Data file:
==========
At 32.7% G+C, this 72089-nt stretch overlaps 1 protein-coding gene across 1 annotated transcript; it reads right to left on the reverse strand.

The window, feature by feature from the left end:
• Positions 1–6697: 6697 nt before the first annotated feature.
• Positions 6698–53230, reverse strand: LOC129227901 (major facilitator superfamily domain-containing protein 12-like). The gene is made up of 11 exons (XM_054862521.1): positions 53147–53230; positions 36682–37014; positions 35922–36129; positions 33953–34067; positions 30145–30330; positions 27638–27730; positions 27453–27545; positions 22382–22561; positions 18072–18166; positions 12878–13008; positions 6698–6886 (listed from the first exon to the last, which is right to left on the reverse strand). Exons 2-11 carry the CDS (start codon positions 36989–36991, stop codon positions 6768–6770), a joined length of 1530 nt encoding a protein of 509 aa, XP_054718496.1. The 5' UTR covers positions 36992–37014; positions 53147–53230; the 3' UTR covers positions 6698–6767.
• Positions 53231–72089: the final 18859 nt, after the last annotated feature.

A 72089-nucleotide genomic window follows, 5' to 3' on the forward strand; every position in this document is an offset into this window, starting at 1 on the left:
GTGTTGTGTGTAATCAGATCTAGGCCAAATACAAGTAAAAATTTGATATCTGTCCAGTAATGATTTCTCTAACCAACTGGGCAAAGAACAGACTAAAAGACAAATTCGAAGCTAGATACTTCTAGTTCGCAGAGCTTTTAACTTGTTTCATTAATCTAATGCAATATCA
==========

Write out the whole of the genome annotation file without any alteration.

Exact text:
At 32.7% G+C, this 72089-nt stretch overlaps 1 protein-coding gene across 1 annotated transcript; it reads right to left on the reverse strand.

The window, feature by feature from the left end:
• Positions 1–6697: 6697 nt before the first annotated feature.
• Positions 6698–53230, reverse strand: LOC129227901 (major facilitator superfamily domain-containing protein 12-like). The gene is made up of 11 exons (XM_054862521.1): positions 53147–53230; positions 36682–37014; positions 35922–36129; positions 33953–34067; positions 30145–30330; positions 27638–27730; positions 27453–27545; positions 22382–22561; positions 18072–18166; positions 12878–13008; positions 6698–6886 (listed from the first exon to the last, which is right to left on the reverse strand). Exons 2-11 carry the CDS (start codon positions 36989–36991, stop codon positions 6768–6770), a joined length of 1530 nt encoding a protein of 509 aa, XP_054718496.1. The 5' UTR covers positions 36992–37014; positions 53147–53230; the 3' UTR covers positions 6698–6767.
• Positions 53231–72089: the final 18859 nt, after the last annotated feature.

A 72089-nucleotide genomic window follows, 5' to 3' on the forward strand; every position in this document is an offset into this window, starting at 1 on the left:
GTGTTGTGTGTAATCAGATCTAGGCCAAATACAAGTAAAAATTTGATATCTGTCCAGTAATGATTTCTCTAACCAACTGGGCAAAGAACAGACTAAAAGACAAATTCGAAGCTAGATACTTCTAGTTCGCAGAGCTTTTAACTTGTTTCATTAATCTAATGCAATATCA